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[quote='KEJR' pid='1073' dateline='1294953516'] I'll keep the Q var in mind if we go that route. I've been trying to find information on Ncalc and Nsynch but they don't appear in the online command or program command help or C library help. What are these features and where would I go to find the information about using them? Thanks, KEJR [/quote] They are in the program command manual but I used the name we call them based on the coord structure used to view them. Here are the manual pages. N{constant}: Function: Program line jump label Syntax: N{constant}: where: • {constant} is an unsigned 32-bit integer (range of 0 to 4,294,967,295) This is a numeric “jump” line label that permits the flow of execution of a motion program to jump to that line with a goto, gosub, callsub, call, G, M, T, or D program command or a B on-line command. Note that a colon must immediately follow the constant (no spaces) for this to be treated as a jump label. Without the colon, this is treated as “synchronizing status” label. It is valid to have both types of labels on a single line if both functionalities are desired. A line only needs a jump label if the user wishes to be able to jump to that line. Line labels do not have to be in any sort of numerical order. The label must be at the beginning of a line. By default, a program has address pointers reserved for 1024 line jump labels. If more line jump labels are desired, the number of address pointers to reserve must explicitly be declared in the open prog or open plc command that initiates the downloading of the program. It is also possible to reserve a number smaller than the default to save memory or quicken the search on a variable jump. There is by default an implied N0: at the beginning of every motion program. However, if you put an explicit N0: any other place in the program, the explicit N0: will be used for jumps instead of the beginning. N{data} Function: Program synchronizing status label Syntax: N{data} where: • {data} is a constant (no parentheses) or an expression (in parentheses) representing the label value This is a numeric “synchronizing status” label that cause Power PMAC to automatically set two pre-defined data-structure elements to the value of {data}, one at the time program calculation reaches the label, the other at the time that execution of the next move actually begins. This permits easy monitoring of program and move-execution status by the user. Note that no colon follows a “synchronizing status” label. If a label is followed by a colon character, it is treated as a “jump” label instead. It is valid to have both types of labels on a single line if both functionalities are desired. At the time that program calculation encounters the synchronizing status label, it evaluates the value in {data}. If necessary, it truncates this value to an unsigned 32-bit integer. It immediately sets the data-structure element Coord[x].Ncalc to this value. It also places an instruction for the synchronous assignment of data-structure element Coord[x].Nsync to this value in the synchronous-assignment queue. At the time when the actual execution of the next move in the motion program begins, this instruction will be pulled from the queue and executed. If the program is looking ahead in a blended move sequence, the synchronous assignment can occur substantially after the initial assignment. User monitoring of these two data elements makes it very easy to see where the program calculation and move execution points are at any instant.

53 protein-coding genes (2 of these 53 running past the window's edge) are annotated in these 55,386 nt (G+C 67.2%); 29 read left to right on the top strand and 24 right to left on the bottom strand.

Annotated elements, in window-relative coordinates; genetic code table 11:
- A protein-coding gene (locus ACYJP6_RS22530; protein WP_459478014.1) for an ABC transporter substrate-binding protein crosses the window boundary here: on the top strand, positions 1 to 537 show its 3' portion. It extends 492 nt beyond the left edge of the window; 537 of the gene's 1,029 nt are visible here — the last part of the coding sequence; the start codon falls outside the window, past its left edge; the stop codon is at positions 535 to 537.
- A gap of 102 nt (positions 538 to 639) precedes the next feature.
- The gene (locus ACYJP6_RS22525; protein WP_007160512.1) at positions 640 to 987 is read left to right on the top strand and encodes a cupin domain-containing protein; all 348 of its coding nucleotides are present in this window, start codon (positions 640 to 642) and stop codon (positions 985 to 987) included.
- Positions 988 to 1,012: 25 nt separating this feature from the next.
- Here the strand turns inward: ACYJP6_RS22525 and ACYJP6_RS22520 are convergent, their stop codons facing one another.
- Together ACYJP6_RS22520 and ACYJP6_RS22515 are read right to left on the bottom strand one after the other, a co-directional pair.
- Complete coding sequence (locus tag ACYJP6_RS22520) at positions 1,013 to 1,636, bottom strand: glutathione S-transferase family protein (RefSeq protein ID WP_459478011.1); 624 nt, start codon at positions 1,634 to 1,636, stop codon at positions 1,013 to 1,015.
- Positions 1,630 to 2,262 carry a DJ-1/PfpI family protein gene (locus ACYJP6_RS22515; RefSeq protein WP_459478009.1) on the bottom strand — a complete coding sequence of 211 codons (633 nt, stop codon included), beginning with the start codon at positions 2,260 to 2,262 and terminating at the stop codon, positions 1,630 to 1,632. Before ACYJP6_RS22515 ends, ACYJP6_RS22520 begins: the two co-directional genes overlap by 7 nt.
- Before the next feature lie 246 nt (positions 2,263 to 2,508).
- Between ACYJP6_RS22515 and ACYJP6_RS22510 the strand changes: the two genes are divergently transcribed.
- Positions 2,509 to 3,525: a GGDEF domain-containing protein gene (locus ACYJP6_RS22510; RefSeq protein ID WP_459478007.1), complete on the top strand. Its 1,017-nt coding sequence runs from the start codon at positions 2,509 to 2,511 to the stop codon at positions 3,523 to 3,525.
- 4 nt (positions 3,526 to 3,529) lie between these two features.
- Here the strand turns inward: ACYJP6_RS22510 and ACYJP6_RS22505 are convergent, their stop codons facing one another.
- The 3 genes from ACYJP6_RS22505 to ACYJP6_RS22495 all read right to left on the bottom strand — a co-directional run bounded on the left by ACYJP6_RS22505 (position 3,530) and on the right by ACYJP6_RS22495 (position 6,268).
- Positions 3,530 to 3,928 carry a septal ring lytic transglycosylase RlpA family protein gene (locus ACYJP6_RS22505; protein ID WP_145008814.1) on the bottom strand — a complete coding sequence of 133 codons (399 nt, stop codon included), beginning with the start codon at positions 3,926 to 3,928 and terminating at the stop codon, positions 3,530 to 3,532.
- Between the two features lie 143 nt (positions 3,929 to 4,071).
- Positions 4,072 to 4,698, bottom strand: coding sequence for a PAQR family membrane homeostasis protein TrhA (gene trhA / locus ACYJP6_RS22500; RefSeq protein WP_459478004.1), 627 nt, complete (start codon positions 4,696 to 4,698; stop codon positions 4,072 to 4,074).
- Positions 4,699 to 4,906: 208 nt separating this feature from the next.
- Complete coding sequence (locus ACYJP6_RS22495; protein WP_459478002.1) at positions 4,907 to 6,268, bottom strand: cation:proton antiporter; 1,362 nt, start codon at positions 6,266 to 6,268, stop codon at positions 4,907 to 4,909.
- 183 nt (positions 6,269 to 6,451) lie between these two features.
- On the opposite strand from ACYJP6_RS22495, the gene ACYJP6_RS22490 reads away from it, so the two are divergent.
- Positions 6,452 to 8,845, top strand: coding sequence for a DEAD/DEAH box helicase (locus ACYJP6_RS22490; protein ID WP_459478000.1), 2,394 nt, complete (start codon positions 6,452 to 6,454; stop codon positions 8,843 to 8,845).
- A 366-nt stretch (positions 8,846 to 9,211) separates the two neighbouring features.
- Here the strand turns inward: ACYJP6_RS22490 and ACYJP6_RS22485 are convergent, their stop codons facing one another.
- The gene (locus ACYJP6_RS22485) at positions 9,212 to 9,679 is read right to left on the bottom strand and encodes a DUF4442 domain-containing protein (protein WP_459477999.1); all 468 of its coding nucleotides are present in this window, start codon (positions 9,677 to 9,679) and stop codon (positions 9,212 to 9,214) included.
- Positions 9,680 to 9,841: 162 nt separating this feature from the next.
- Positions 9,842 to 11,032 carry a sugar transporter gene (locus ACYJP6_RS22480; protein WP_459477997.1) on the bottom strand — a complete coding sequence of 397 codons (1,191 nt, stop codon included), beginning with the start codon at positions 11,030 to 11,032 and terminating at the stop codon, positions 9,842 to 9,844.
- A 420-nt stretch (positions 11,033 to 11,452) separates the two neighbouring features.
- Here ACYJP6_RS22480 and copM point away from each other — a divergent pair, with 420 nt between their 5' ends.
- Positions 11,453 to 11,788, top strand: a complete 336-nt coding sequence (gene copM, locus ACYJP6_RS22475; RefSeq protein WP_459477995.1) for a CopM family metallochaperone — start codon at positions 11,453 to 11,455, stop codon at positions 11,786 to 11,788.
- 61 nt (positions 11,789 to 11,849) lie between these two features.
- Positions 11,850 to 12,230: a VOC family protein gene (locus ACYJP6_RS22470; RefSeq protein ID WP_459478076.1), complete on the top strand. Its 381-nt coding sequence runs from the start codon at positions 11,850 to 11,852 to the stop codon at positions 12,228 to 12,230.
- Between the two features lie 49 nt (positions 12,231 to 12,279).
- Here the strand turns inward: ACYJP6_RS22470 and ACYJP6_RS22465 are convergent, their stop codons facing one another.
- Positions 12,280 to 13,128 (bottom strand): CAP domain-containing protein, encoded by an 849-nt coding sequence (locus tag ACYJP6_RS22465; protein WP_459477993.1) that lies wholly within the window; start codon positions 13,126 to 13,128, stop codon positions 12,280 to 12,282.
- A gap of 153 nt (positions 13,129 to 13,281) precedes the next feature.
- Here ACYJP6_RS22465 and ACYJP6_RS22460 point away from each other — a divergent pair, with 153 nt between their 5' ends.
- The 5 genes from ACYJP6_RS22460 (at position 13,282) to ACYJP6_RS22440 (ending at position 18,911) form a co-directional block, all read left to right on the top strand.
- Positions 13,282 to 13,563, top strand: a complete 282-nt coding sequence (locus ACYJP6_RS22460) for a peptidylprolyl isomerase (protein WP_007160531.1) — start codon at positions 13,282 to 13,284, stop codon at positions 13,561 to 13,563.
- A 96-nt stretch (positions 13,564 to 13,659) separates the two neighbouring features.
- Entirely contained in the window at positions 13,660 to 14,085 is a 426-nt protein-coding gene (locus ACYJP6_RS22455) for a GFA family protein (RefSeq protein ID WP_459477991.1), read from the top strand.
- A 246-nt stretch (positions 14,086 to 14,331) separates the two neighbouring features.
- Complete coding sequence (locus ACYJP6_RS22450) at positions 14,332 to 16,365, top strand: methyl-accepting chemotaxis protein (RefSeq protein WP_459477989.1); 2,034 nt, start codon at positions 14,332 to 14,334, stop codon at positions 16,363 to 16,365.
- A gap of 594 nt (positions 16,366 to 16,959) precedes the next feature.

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  • 3 weeks later...
FYI, I seem to have gotten this working but with one modification that I thought others might want to note. You need to consider RtIntPeriod in the WaitNServoCounts() function. Here is the whole code to start a motion prog and wait for its completion. I haven't added error checking yet. The Yield() function is just a call to pthread_wait_np(NULL). PmacCmd() is an error checked call to the command interpreter call "Command()" with a formatted message display to our HMI if the command failed. [code] int PmacCallMotionProgAndWait(unsigned CoordSys, const char * Prog) { char buf[CMD_MAX]; //Build command, e.g. "&2b4r" snprintf(buf, CMD_MAX, "&%d b %s r",CoordSys, Prog); if(!PmacCmd(buf)) { WaitNServoCounts(pshm->RtIntPeriod + 1); //Coord[].TimerEnabled gets set one RTI after prog start command issued. //Should be set if our prog is running .. Also check for in position. while((pshm->Coord[CoordSys].TimerEnabled != 0) || (pshm->Coord[CoordSys].InPos != 1)) { //Add code for error checking... Yield(); } return 0; } else { return -1; } } [/code]